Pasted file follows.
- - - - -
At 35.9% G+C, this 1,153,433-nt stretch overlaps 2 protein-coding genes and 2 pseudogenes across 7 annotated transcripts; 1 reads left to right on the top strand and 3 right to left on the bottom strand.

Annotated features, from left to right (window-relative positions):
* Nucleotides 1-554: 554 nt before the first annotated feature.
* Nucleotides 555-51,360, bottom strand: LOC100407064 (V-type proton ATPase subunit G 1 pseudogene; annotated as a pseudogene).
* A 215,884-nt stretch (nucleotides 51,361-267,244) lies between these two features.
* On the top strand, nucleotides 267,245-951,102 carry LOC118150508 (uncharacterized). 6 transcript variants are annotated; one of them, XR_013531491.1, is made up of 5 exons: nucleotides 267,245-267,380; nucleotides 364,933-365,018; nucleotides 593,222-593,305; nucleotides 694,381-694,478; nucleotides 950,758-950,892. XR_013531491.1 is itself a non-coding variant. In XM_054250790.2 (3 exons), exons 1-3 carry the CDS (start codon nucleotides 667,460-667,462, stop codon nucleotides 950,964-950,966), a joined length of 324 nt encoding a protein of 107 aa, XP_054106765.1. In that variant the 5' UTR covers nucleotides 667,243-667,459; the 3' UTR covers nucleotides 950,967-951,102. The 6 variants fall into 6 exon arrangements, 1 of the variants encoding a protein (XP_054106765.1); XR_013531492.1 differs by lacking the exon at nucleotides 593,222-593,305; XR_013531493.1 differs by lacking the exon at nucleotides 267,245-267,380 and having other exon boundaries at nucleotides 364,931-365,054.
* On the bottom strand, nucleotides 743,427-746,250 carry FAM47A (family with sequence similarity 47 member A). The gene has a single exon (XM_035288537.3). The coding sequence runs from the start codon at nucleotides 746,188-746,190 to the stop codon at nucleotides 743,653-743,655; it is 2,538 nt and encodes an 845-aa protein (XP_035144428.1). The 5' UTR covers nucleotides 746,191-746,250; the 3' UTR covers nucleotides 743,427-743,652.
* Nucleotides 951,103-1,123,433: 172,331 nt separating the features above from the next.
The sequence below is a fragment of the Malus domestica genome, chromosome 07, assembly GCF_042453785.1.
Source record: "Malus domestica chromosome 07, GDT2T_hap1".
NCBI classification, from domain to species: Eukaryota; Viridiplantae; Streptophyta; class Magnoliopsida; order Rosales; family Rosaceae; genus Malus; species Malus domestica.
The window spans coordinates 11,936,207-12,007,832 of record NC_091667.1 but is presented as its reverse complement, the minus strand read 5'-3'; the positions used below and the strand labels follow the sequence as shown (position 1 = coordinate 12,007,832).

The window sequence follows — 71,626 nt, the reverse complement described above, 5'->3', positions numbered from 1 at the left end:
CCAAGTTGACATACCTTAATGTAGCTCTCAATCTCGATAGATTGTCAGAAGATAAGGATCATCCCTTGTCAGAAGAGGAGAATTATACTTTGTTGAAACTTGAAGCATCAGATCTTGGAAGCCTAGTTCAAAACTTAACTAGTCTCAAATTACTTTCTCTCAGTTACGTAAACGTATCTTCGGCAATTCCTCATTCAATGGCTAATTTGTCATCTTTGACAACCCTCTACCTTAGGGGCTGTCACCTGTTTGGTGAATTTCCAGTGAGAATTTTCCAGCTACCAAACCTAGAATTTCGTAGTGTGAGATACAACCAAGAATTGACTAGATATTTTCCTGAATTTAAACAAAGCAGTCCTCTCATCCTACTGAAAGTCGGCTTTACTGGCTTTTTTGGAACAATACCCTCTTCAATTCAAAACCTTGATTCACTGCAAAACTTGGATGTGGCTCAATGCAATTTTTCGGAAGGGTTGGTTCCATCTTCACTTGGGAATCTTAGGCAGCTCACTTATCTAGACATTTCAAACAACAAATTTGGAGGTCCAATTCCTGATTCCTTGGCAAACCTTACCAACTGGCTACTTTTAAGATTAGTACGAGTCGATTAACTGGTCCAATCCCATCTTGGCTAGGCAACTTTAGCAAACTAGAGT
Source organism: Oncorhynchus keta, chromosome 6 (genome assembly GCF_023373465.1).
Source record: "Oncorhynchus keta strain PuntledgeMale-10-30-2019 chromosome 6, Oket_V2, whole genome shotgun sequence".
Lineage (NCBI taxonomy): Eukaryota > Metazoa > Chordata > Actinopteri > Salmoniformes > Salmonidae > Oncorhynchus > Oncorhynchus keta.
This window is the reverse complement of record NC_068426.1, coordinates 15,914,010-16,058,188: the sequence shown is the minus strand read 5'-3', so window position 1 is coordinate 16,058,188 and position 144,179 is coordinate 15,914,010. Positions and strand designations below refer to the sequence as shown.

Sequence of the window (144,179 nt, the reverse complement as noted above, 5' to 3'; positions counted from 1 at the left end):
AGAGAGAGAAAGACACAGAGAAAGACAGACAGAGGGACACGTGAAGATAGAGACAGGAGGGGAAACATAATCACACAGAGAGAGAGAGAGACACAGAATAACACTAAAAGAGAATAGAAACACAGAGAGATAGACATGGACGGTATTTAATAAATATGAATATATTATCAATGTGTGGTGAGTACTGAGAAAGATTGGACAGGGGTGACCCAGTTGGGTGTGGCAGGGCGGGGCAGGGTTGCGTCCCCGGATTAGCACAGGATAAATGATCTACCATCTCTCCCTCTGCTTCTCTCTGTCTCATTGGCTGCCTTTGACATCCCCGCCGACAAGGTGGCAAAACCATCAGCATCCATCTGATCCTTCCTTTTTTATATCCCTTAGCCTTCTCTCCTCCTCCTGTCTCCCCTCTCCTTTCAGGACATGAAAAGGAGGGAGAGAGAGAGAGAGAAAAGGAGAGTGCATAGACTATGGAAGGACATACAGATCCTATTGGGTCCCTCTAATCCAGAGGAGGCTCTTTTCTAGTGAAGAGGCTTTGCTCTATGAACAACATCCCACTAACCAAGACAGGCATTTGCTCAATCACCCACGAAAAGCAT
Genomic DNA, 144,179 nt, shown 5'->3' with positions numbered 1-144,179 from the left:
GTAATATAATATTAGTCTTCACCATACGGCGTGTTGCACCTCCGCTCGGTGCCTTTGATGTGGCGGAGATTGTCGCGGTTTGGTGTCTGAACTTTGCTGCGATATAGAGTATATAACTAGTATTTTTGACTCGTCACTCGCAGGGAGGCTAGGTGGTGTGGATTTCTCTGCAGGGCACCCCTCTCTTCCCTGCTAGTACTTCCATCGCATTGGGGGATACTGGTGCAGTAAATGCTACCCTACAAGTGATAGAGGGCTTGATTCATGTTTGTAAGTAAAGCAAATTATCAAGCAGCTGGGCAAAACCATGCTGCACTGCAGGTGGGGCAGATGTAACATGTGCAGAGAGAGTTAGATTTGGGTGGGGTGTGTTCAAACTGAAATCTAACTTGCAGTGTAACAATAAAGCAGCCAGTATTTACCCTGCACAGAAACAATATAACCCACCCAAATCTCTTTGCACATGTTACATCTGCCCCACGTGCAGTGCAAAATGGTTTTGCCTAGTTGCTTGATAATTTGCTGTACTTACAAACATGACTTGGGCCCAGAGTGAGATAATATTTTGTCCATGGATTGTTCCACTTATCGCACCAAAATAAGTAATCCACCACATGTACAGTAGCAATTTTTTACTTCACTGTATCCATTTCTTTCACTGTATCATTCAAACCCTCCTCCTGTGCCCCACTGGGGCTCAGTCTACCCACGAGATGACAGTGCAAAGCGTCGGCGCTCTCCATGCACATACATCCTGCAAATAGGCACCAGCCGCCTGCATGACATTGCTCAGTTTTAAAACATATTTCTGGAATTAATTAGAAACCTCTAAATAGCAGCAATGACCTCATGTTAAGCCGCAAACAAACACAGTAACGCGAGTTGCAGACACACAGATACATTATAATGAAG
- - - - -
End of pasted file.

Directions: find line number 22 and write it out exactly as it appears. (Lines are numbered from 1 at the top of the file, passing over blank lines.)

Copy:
GTAATATAATATTAGTCTTCACCATACGGCGTGTTGCACCTCCGCTCGGTGCCTTTGATGTGGCGGAGATTGTCGCGGTTTGGTGTCTGAACTTTGCTGCGATATAGAGTATATAACTAGTATTTTTGACTCGTCACTCGCAGGGAGGCTAGGTGGTGTGGATTTCTCTGCAGGGCACCCCTCTCTTCCCTGCTAGTACTTCCATCGCATTGGGGGATACTGGTGCAGTAAATGCTACCCTACAAGTGATAGAGGGCTTGATTCATGTTTGTAAGTAAAGCAAATTATCAAGCAGCTGGGCAAAACCATGCTGCACTGCAGGTGGGGCAGATGTAACATGTGCAGAGAGAGTTAGATTTGGGTGGGGTGTGTTCAAACTGAAATCTAACTTGCAGTGTAACAATAAAGCAGCCAGTATTTACCCTGCACAGAAACAATATAACCCACCCAAATCTCTTTGCACATGTTACATCTGCCCCACGTGCAGTGCAAAATGGTTTTGCCTAGTTGCTTGATAATTTGCTGTACTTACAAACATGACTTGGGCCCAGAGTGAGATAATATTTTGTCCATGGATTGTTCCACTTATCGCACCAAAATAAGTAATCCACCACATGTACAGTAGCAATTTTTTACTTCACTGTATCCATTTCTTTCACTGTATCATTCAAACCCTCCTCCTGTGCCCCACTGGGGCTCAGTCTACCCACGAGATGACAGTGCAAAGCGTCGGCGCTCTCCATGCACATACATCCTGCAAATAGGCACCAGCCGCCTGCATGACATTGCTCAGTTTTAAAACATATTTCTGGAATTAATTAGAAACCTCTAAATAGCAGCAATGACCTCATGTTAAGCCGCAAACAAACACAGTAACGCGAGTTGCAGACACACAGATACATTATAATGAAG